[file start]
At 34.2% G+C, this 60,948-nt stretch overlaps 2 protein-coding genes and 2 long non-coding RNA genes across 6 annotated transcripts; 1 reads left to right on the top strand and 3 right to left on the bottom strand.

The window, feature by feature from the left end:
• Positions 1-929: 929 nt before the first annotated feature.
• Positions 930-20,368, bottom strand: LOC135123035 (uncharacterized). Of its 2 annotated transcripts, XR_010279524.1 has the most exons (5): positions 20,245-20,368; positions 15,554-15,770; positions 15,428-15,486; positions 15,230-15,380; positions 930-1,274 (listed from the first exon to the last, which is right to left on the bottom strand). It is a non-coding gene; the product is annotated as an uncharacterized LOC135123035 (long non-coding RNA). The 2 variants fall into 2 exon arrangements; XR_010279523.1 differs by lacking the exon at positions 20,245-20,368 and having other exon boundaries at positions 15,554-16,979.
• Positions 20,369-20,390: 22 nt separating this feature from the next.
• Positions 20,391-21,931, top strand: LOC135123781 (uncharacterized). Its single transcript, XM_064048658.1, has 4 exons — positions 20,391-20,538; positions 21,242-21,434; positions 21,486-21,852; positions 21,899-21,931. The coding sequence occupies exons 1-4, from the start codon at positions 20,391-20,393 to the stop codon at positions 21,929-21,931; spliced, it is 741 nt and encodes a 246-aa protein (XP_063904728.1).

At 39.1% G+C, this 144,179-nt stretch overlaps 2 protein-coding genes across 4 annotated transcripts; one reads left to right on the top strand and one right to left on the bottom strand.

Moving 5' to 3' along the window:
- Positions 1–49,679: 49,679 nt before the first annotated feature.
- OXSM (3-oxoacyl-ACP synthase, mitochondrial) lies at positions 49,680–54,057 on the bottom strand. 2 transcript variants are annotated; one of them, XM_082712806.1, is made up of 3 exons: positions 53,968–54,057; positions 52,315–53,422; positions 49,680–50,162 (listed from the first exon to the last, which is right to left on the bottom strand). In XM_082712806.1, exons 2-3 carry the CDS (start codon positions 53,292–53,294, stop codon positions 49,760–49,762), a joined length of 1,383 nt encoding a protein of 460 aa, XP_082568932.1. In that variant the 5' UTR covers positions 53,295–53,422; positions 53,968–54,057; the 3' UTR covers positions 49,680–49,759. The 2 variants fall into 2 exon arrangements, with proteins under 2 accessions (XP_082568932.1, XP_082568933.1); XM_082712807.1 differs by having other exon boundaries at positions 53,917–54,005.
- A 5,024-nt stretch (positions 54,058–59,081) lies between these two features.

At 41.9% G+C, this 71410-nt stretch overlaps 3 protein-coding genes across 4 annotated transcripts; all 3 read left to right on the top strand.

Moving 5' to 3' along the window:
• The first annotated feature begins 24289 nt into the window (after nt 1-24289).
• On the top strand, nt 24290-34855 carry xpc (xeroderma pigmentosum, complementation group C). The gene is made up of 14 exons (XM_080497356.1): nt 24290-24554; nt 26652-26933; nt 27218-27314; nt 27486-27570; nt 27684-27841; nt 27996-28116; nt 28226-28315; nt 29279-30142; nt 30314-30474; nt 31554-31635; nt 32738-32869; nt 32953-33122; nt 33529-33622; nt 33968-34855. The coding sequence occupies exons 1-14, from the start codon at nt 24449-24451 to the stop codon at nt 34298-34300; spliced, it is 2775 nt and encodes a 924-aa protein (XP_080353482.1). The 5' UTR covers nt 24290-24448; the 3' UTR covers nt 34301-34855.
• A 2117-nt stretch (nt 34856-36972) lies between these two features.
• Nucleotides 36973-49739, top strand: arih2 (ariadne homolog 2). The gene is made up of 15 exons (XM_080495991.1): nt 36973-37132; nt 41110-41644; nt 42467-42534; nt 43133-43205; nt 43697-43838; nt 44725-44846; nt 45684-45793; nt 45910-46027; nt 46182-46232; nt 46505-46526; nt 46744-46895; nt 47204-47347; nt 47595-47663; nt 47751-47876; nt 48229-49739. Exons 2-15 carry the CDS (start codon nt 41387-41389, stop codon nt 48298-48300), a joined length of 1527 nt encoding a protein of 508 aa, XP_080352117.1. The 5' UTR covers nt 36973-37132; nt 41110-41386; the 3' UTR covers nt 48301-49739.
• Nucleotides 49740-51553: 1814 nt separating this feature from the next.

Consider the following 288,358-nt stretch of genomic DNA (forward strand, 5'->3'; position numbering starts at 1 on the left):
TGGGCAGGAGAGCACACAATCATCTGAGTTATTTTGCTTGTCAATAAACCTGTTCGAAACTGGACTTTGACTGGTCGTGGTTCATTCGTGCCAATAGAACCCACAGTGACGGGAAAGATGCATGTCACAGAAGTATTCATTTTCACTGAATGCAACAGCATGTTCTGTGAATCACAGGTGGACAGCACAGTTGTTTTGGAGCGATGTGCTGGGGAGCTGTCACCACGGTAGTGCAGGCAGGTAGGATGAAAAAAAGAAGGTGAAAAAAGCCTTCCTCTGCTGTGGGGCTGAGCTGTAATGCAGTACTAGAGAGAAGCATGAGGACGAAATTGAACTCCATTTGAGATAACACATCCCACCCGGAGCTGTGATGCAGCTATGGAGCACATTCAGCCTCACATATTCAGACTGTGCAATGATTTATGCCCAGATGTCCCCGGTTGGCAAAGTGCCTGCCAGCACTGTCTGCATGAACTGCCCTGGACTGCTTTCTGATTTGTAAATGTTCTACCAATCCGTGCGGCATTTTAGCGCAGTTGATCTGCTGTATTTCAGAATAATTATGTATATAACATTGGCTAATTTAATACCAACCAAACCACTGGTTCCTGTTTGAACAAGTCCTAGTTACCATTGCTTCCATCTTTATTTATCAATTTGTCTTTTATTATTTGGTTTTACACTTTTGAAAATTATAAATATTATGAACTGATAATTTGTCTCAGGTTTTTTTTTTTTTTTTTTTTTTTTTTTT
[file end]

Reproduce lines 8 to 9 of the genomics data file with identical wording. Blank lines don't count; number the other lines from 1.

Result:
Moving 5' to 3' along the window:
- Positions 1–49,679: 49,679 nt before the first annotated feature.